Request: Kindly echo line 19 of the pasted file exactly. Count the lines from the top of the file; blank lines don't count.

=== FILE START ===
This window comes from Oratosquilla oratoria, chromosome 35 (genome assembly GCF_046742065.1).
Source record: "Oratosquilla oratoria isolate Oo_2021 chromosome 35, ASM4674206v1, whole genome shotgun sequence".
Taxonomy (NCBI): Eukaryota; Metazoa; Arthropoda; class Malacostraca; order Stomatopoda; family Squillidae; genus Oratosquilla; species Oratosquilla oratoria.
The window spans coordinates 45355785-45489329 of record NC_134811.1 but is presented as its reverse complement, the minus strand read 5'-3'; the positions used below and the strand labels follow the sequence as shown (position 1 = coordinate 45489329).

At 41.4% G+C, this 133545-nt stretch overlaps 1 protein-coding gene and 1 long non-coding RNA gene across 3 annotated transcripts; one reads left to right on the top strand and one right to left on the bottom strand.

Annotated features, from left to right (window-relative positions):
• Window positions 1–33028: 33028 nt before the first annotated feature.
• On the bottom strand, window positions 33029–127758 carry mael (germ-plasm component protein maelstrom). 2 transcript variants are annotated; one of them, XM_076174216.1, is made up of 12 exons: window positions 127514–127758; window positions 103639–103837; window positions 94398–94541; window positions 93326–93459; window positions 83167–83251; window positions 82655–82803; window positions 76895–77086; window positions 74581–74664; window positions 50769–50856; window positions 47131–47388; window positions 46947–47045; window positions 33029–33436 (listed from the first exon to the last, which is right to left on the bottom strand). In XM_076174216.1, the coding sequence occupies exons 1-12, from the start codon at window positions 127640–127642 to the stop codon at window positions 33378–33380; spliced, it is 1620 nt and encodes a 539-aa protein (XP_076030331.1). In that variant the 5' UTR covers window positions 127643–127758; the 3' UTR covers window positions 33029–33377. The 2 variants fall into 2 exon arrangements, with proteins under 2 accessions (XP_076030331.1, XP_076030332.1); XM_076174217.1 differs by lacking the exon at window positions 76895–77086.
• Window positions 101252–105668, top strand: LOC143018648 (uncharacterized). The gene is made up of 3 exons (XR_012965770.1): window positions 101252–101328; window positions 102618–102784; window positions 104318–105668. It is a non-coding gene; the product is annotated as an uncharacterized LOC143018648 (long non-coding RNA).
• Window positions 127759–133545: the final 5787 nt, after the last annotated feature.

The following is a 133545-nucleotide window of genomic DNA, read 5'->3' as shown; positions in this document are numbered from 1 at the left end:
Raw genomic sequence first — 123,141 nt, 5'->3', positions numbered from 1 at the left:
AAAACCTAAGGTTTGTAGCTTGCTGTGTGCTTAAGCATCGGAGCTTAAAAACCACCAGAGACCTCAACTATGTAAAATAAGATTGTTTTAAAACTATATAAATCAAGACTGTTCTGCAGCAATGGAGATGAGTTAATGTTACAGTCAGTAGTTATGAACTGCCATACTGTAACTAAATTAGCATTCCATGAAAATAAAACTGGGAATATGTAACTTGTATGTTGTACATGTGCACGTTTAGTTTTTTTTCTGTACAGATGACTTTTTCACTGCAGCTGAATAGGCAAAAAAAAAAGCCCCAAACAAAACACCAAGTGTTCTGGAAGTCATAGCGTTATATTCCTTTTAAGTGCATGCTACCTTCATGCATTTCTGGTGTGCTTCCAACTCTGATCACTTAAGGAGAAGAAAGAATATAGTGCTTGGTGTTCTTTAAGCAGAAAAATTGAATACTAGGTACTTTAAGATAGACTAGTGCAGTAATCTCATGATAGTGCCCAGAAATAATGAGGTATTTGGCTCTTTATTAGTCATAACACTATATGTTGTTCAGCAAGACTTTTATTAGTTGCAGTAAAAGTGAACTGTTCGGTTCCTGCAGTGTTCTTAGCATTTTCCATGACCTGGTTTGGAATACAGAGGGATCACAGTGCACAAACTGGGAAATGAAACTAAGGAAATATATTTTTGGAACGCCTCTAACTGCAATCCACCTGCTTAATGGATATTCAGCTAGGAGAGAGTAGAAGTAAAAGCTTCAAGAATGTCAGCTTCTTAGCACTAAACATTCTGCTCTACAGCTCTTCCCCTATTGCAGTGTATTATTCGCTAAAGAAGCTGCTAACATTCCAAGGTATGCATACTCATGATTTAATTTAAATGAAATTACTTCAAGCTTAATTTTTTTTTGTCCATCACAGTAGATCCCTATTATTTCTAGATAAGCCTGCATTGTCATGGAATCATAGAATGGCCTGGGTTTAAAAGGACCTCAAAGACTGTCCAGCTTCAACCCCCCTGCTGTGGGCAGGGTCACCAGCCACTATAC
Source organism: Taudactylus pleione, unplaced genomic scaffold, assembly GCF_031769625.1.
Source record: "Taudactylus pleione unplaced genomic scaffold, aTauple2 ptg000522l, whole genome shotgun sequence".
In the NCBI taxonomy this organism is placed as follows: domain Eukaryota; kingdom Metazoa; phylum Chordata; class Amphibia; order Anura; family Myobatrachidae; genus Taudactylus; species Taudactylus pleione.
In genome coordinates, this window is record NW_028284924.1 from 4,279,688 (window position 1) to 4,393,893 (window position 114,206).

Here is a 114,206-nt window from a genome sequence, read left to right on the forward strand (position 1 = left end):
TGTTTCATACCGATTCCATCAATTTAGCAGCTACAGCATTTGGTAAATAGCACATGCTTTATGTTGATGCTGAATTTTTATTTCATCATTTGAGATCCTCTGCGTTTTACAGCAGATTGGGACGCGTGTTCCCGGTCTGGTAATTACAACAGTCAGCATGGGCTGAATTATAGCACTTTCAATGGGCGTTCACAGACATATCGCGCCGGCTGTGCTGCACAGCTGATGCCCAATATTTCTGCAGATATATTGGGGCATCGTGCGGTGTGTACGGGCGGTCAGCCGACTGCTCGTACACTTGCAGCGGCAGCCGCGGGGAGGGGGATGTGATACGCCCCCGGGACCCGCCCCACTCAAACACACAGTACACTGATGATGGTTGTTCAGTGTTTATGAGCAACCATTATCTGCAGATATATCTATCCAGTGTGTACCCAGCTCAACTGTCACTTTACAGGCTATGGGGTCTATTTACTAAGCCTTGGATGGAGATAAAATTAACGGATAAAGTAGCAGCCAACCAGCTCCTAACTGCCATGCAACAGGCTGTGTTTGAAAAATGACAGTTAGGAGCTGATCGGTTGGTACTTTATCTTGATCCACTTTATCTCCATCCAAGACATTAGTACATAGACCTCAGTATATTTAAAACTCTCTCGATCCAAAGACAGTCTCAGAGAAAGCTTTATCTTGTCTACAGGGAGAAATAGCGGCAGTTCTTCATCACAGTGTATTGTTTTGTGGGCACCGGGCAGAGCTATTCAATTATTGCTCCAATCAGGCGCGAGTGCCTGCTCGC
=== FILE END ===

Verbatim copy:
TGTTTCATACCGATTCCATCAATTTAGCAGCTACAGCATTTGGTAAATAGCACATGCTTTATGTTGATGCTGAATTTTTATTTCATCATTTGAGATCCTCTGCGTTTTACAGCAGATTGGGACGCGTGTTCCCGGTCTGGTAATTACAACAGTCAGCATGGGCTGAATTATAGCACTTTCAATGGGCGTTCACAGACATATCGCGCCGGCTGTGCTGCACAGCTGATGCCCAATATTTCTGCAGATATATTGGGGCATCGTGCGGTGTGTACGGGCGGTCAGCCGACTGCTCGTACACTTGCAGCGGCAGCCGCGGGGAGGGGGATGTGATACGCCCCCGGGACCCGCCCCACTCAAACACACAGTACACTGATGATGGTTGTTCAGTGTTTATGAGCAACCATTATCTGCAGATATATCTATCCAGTGTGTACCCAGCTCAACTGTCACTTTACAGGCTATGGGGTCTATTTACTAAGCCTTGGATGGAGATAAAATTAACGGATAAAGTAGCAGCCAACCAGCTCCTAACTGCCATGCAACAGGCTGTGTTTGAAAAATGACAGTTAGGAGCTGATCGGTTGGTACTTTATCTTGATCCACTTTATCTCCATCCAAGACATTAGTACATAGACCTCAGTATATTTAAAACTCTCTCGATCCAAAGACAGTCTCAGAGAAAGCTTTATCTTGTCTACAGGGAGAAATAGCGGCAGTTCTTCATCACAGTGTATTGTTTTGTGGGCACCGGGCAGAGCTATTCAATTATTGCTCCAATCAGGCGCGAGTGCCTGCTCGC